It may interest you to know that the Nintendo GameCube is actually capable of displaying images in stereoscopic 3D. Nintendo ultimately decided not to utilise the feature, but Luigi’s Mansion was apparently built with this capability in mind. This makes it even more notable that Luigi’s Mansion has come to the 3DS — the minute you start playing this with the 3D cranked right up, you’ll immediately see that it’s a game built for 3D. Sure, it works just fine in 2D (and that’s obviously how we all played it on the GameCube), but the specific, diorama-like viewing angle lends itself well to the 3D effect. It really feels like you’re looking inside a tiny’s doll’s house full of little ghosts.
But there are other reasons to consider the 3DS version. For one thing, the game has been ported by Grezzo, who have become legendary in terms of their masterful 3DS ports. Even using the word “port” feels a little misplaced here; this game, like the Zelda titles before it, was built almost entirely from the ground up by the Grezzo team. Some areas — especially the lighting — aren’t quite as advanced on the 3DS as they were on the GameCube. But on the other hand, new models and textures work wonders in terms of visual fidelity. This game is still a beautiful sight to behold, thanks in large part to its original art design, and also to Grezzo’s fine work here.
I must admit, coming into this, I was mostly worried about the controls. Luigi’s Mansion relied heavily on the GameCube’s two analogue sticks — how would it fare on 3DS? Yes, there’s a “nub”, but I don’t consider it to be a true replacement for a second analogue stick.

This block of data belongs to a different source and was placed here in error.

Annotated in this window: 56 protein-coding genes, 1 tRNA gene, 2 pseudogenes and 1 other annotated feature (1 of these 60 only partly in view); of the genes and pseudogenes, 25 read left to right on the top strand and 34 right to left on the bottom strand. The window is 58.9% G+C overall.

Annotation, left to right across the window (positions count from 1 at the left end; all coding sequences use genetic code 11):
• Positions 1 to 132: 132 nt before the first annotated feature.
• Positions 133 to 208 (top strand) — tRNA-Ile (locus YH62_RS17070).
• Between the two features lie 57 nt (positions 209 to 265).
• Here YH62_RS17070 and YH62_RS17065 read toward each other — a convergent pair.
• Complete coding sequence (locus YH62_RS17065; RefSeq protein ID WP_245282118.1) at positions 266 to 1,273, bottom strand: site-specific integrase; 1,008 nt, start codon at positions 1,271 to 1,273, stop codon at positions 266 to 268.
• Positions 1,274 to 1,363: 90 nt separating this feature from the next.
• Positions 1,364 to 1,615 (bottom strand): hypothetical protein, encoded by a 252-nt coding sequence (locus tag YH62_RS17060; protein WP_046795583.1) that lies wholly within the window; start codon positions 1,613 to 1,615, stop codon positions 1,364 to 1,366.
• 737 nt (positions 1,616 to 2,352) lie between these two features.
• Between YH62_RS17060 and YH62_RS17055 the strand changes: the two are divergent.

The good news here is that, true to form, Grezzo have carefully considered their options. They have offered multiple control methods in the 3DS release, so that each player can tweak the settings to his or her liking. If you’re comfortable using the analogue nub as a second stick, you can certainly use it (and I ended up getting used to it, although it still feels a bit fiddly). But if you prefer, you can use the 3DS’s gyroscopes to control aiming. You can even have Luigi point his flashlight and vacuum in whichever direction he’s moving via the left analogue disc, which works just fine in a lot of scenarios.
There are some other minor additions to the game — which I don’t want to spoil here — including the addition of a local two-player cooperative mode (where one player controls Luigi and the other controls his gooey doppleganger, Gooigi). As I write this, I haven’t tried the cooperative mode. I can see it being a lot of fun to strategise with a friend, especially when facing some of the tougher encounters. But for me personally, Luigi’s Mansion works best as a solitary experience.
“Tip-top, Luigi! You remind me of myself at your age…”
- Professor E. Gadd
It’s time to return to the beginning: is Luigi’s Mansion on 3DS worth it? Well, as I said right at the start, if you’ve never played this game and you own a 3DS, it’s really a no-brainer. Luigi’s Mansion is a Nintendo classic that is still just as fun today as it was when it launched. I’m thoroughly enjoying my time with it.
But if you did own this on GameCube and you’ve already played it a couple of times, there’s not really anything new here to bring you back — other than being able to play on the go, of course. And for some, that might be worthwhile in and of itself.